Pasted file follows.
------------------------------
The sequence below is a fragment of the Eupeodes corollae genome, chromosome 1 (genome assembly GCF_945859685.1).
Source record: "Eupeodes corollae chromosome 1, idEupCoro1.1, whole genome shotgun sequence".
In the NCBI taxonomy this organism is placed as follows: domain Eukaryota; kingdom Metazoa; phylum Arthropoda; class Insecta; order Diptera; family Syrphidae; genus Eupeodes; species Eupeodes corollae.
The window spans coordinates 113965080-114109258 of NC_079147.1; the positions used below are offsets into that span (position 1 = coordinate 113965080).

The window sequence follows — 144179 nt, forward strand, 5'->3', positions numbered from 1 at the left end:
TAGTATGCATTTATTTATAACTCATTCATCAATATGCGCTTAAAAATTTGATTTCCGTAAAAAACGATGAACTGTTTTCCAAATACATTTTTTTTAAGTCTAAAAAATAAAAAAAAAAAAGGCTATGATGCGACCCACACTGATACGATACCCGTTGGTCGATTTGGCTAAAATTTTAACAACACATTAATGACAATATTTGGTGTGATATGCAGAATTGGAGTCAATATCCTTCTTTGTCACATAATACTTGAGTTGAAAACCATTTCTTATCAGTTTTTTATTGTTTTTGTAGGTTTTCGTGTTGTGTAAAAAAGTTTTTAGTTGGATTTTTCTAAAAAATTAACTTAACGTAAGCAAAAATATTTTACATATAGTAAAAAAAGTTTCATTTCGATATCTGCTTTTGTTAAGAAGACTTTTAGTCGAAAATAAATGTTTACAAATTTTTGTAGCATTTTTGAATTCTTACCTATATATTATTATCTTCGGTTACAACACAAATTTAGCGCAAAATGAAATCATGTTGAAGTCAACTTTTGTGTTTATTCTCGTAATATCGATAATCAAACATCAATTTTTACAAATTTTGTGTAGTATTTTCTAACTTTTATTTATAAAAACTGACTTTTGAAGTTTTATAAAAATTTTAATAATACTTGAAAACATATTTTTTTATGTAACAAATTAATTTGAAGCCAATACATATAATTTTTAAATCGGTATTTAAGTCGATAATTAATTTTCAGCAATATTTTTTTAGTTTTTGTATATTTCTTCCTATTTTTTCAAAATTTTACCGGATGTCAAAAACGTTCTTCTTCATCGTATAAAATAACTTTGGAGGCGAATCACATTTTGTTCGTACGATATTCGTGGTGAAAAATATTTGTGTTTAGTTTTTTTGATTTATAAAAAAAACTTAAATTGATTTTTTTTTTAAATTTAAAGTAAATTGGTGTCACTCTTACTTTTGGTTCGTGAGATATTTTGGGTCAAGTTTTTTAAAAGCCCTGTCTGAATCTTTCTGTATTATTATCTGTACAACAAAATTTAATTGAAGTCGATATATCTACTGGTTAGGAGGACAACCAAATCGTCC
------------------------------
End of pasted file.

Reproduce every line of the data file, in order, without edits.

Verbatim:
The sequence below is a fragment of the Eupeodes corollae genome, chromosome 1 (genome assembly GCF_945859685.1).
Source record: "Eupeodes corollae chromosome 1, idEupCoro1.1, whole genome shotgun sequence".
In the NCBI taxonomy this organism is placed as follows: domain Eukaryota; kingdom Metazoa; phylum Arthropoda; class Insecta; order Diptera; family Syrphidae; genus Eupeodes; species Eupeodes corollae.
The window spans coordinates 113965080-114109258 of NC_079147.1; the positions used below are offsets into that span (position 1 = coordinate 113965080).

The window sequence follows — 144179 nt, forward strand, 5'->3', positions numbered from 1 at the left end:
TAGTATGCATTTATTTATAACTCATTCATCAATATGCGCTTAAAAATTTGATTTCCGTAAAAAACGATGAACTGTTTTCCAAATACATTTTTTTTAAGTCTAAAAAATAAAAAAAAAAAAGGCTATGATGCGACCCACACTGATACGATACCCGTTGGTCGATTTGGCTAAAATTTTAACAACACATTAATGACAATATTTGGTGTGATATGCAGAATTGGAGTCAATATCCTTCTTTGTCACATAATACTTGAGTTGAAAACCATTTCTTATCAGTTTTTTATTGTTTTTGTAGGTTTTCGTGTTGTGTAAAAAAGTTTTTAGTTGGATTTTTCTAAAAAATTAACTTAACGTAAGCAAAAATATTTTACATATAGTAAAAAAAGTTTCATTTCGATATCTGCTTTTGTTAAGAAGACTTTTAGTCGAAAATAAATGTTTACAAATTTTTGTAGCATTTTTGAATTCTTACCTATATATTATTATCTTCGGTTACAACACAAATTTAGCGCAAAATGAAATCATGTTGAAGTCAACTTTTGTGTTTATTCTCGTAATATCGATAATCAAACATCAATTTTTACAAATTTTGTGTAGTATTTTCTAACTTTTATTTATAAAAACTGACTTTTGAAGTTTTATAAAAATTTTAATAATACTTGAAAACATATTTTTTTATGTAACAAATTAATTTGAAGCCAATACATATAATTTTTAAATCGGTATTTAAGTCGATAATTAATTTTCAGCAATATTTTTTTAGTTTTTGTATATTTCTTCCTATTTTTTCAAAATTTTACCGGATGTCAAAAACGTTCTTCTTCATCGTATAAAATAACTTTGGAGGCGAATCACATTTTGTTCGTACGATATTCGTGGTGAAAAATATTTGTGTTTAGTTTTTTTGATTTATAAAAAAAACTTAAATTGATTTTTTTTTTAAATTTAAAGTAAATTGGTGTCACTCTTACTTTTGGTTCGTGAGATATTTTGGGTCAAGTTTTTTAAAAGCCCTGTCTGAATCTTTCTGTATTATTATCTGTACAACAAAATTTAATTGAAGTCGATATATCTACTGGTTAGGAGGACAACCAAATCGTCC